- Valuation Discounts (“Squeeze” Planning): resurrect Section 2704 Regulations, or seek legislation? I talk about this quite a bit in these articles on Family Limited Partnerships (FLP). Here is a good “primer” if you aren’t familiar with the concept of an FLP.
- Grantor Trust Planning: (1) if assets were sold to a Grantor Trust, those assets would be included in the Grantor’s estate; (2) toggling off the “defect” to convert from Grantor Trust to Complex Trust would create a taxable gift; (3) distributing an asset to a beneficiary other than the Grantor would create a taxable gift.
- Dynasty Trusts (GST Exempt Trusts): GST exempt status would be eliminated for trusts with a duration of more than 90 years.
- GRAT: (1) increase minimum term from 1 year to 10 years; (2) remainder interest must have a minimum value equal to the greater of 25% of the assets contributed to the GRAT or $500,000.
- $15,000 Annual Exclusion Gift: impose an annual cap of $50,000.
- Carried Interest: switch from LTCG treatment (with 3 year holding period) to ordinary income for gains allocated to partners in connection with the performance of services.
Question #5: For those with larger taxable estates (and possibly you can share what should be considered large during the Biden administration), what should they do now…what are the priorities?
What Do I Do Now? Estate Planning Tips
- Use it or lose it ($11.7 million exemption to sunset in half in 5 years)—Expect an early sunset.
- Do “Squeeze & Freeze” planning before the “Golden Age of Estate Planning” ends.
- Explore gifts & sales using Family Limited Partnerships (FLP), Intentionally Defective Grantor Trusts (IDGT), Beneficiary Defective Inheritance Trusts, Spousal Lifetime Access Trusts (SLAT), Grantor Retained Annuity Trusts (GRAT), Irrevocable Life Insurance Trusts (ILIT), Charitable Lead Trusts (CLT), Charitable Remainder Trusts (CLT), a Qualified Personal Residence Trusts (QPRTs).
- Historically low AFR interest rates are ideal for intrafamily loans/sales; supercharge certain planning techniques.
- Have your cake and eat it too: retain access, retain control, retain flexibility.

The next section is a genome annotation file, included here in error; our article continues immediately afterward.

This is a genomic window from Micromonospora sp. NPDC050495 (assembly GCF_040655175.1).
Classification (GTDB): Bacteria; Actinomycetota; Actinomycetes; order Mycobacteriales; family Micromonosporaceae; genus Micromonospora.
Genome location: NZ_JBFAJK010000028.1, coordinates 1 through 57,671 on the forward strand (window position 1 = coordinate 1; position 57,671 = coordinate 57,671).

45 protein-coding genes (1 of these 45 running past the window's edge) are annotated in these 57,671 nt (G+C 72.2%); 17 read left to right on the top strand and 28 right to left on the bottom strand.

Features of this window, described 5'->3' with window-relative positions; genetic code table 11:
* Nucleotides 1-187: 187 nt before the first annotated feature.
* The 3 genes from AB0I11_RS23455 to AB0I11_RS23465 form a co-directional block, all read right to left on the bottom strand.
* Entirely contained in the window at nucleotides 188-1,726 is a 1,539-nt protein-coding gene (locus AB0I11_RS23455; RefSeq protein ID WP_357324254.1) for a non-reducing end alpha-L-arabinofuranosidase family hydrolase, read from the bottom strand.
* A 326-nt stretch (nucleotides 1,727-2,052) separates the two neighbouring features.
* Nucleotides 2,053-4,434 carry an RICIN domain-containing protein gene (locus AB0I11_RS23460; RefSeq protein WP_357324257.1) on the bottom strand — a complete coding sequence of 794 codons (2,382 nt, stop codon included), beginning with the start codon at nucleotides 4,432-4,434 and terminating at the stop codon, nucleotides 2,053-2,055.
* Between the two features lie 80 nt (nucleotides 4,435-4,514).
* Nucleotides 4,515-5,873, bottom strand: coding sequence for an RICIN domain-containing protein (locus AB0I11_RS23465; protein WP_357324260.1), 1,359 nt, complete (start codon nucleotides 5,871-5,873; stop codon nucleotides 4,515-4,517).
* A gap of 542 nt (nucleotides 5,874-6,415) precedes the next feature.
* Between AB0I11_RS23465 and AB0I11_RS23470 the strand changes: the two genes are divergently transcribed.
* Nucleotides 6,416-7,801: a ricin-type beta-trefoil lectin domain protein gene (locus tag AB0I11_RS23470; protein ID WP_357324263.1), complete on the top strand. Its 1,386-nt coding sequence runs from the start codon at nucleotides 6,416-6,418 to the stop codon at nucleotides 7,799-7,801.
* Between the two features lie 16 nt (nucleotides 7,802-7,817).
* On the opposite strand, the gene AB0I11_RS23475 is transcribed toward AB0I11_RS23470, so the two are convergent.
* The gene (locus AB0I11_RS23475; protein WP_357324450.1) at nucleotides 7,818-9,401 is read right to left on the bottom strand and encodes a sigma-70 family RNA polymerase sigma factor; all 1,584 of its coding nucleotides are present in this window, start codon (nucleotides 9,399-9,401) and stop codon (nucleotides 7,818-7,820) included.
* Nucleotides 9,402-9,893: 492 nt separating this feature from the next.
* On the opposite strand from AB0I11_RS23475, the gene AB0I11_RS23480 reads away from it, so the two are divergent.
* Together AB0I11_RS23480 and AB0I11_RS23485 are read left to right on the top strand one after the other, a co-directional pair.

- If a couple is only willing to give $11.7 million, make the gift entirely from one spouse and don’t gift split.
- Make a quick gift of cash to the Grantor Trust now, and then later swap the cash for discounted assets.
Question #6: In addition to the Estate Planning Tips, with the possible “repeal” of the 2017 Tax Cuts and Jobs Act, what are some Income Tax Planning Tips our listeners should consider?
What Do I Do Now: Income Tax Tips
- Accelerate income, defer deductions (in case of income tax rates don’t rise till 2022).
- If you have any plans to sell any real estate holdings, it could be a good time to consider a sale using a 1031 Exchange (a tax-free exchange of real estate as Biden has discussed eliminating these exchanges as a tax “loophole”).
- Elect out of installment sale treatment, paying the tax early but at lower rates.
- Sell assets with gains, in order to pay the currently lower long-term capital gains rates.
- Convert to Roth IRA, to pay the income tax at today’s lower ordinary income tax rate.
- Create Charitable Remainder Trusts, as deferring gains is even more appealing with higher long-term capital gains rates.
- Itemized Deductions: push to next year in order to reduce next year’s income, but watch for the return of the Pease cutback.
- State and Local Taxes (“SALT”): for SALT above $10,000, pushed to next year in case SALT limit is repealed.
- If stepped-up basis goes away, parents should sell appreciated assets, pay the tax, and gift the cash (otherwise, the gift is overstated by the future tax to be paid on the gain).
- Take charitable deduction for non-itemizers (in 2021, $600 married/$300 single).
- SECURE Act now important again – Elimination of Lifetime Stretch, RMDs again in 2021+ (possibly higher taxation as well in 2021+, QCDs during life post-70 ½, More Beneficiaries, Life Insurance (wealth replacement or to pay taxes), and Charitable Planning/Beneficiary at death.
- Like many are doing now…Consider moving to a state with no income taxes like Texas!